- Eponymous is an adjective that refers to the person, place, or thing that something else is named after.
- However, eponymous can also refer to the thing that is named after something else.
For better or worse, we humans like to give our names to things. Sometimes, we name things after the people who were involved in discovering or formulating them. The Bohr radius, for example, was named after Niels Bohr. Other times, we name things we established or founded after ourselves. The Ford Motor Company was named after its founder Henry Ford. Throughout history, it was quite common to paste someone’s name over existing names of things—Lake Victoria already had several local names when it was named Lake Victoria. But in this name-giving game, eponyms play a prominent role, and eponymous is an often used adjective.
What Does Eponymous Mean?
The meaning of the adjective eponymous is closely related to its parent noun—eponym. An eponym is the person, place, or thing that something else is named after. For example, Achilles is the eponym of the Achilles tendon. Queen Victoria is the eponym of Lake Victoria and quite a few other things. Amerigo Vespucci is the eponym of America.
Eponym has Greek roots—it was derived from the word epōnumos, which is a combination of the prefix epi, meaning “upon,” and onoma, meaning “name.”
Eponymous, being the adjective derived from the word eponym, carries the same meaning—it describes someone after whom something was named. So, if you talk about the movie John Carter, you can say that its eponymous character gets to go to Mars. At least, that’s one of the ways you can use eponymous—and this is where the confusion begins.
How to Use Eponymous
The problem with both eponym and eponymous is that they are also used the other way around. Eponym can mean something that is named after someone, so Lake Victoria can become Queen Victoria’s eponym. The same goes for eponymous, so you can say that John Carter, in the eponymous movie, visits Mars. There’s a very similar issue with “namesake,” a word whose meaning overlaps with eponym.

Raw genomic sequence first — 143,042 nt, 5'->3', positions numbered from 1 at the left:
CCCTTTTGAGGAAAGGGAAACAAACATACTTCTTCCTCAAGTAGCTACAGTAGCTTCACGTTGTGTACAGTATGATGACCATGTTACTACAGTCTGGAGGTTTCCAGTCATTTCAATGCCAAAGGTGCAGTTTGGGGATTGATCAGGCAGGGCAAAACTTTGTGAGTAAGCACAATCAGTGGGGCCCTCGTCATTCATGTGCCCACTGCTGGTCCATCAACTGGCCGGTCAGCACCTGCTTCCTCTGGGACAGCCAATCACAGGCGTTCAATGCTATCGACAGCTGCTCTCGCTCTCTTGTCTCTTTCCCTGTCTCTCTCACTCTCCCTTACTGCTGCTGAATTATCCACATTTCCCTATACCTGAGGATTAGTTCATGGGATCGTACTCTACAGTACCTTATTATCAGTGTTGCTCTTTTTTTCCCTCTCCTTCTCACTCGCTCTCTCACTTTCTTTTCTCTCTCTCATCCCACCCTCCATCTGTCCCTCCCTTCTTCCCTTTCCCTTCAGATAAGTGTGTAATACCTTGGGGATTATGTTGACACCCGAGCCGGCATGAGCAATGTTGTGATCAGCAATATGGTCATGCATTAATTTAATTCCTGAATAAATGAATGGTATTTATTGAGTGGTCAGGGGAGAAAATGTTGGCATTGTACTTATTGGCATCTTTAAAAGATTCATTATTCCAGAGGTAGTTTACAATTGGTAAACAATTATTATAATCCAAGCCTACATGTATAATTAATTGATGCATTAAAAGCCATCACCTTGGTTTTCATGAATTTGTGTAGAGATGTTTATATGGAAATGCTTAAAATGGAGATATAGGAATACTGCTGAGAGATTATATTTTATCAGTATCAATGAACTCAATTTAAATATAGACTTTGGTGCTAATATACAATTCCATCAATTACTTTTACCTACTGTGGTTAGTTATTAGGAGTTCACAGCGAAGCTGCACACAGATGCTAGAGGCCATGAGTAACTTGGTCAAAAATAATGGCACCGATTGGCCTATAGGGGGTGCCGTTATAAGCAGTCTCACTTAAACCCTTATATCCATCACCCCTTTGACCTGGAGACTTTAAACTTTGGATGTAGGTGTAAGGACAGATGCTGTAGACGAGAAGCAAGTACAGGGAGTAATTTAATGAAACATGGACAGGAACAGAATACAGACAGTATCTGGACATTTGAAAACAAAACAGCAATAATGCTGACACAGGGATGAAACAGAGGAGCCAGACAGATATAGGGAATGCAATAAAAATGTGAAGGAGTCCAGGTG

Luckily, in plenty of cases, it’s quite easy to understand who was named after what—the Beatles weren’t named after their self-titled album, and Niels Bohr wasn’t named after the Bohr radius. In situations where it’s not clear who was named after what, choosing a word other than eponymous might be the best way to avoid confusion.
Examples: Eponymous in a Sentence
While Pulitzer successfully grew her eponymous line from a side business into a national brand throughout the ’60s and ’70s, by the early 1980s the company was overextended. —Fortune The film follows Thomas Middleditch as the eponymous character, still reeling from the sudden end of his engagement to the bubbly Rachel (Alison Brie). —IndieWire
Designed by Rebecca Taylor, LA VIE is a lower-end offshoot of the designer’s eponymous range, and as its name suggests, each piece was designed to be seamlessly adapted into your everyday life. —Observer
Sandler plays the eponymous lead character, a talent manager working in Los Angeles in the ’90s who falls in love with a client, Courtney Clarke (played by Jennifer Hudson), a singer he discovers at an amusement park. —The Los Angeles Times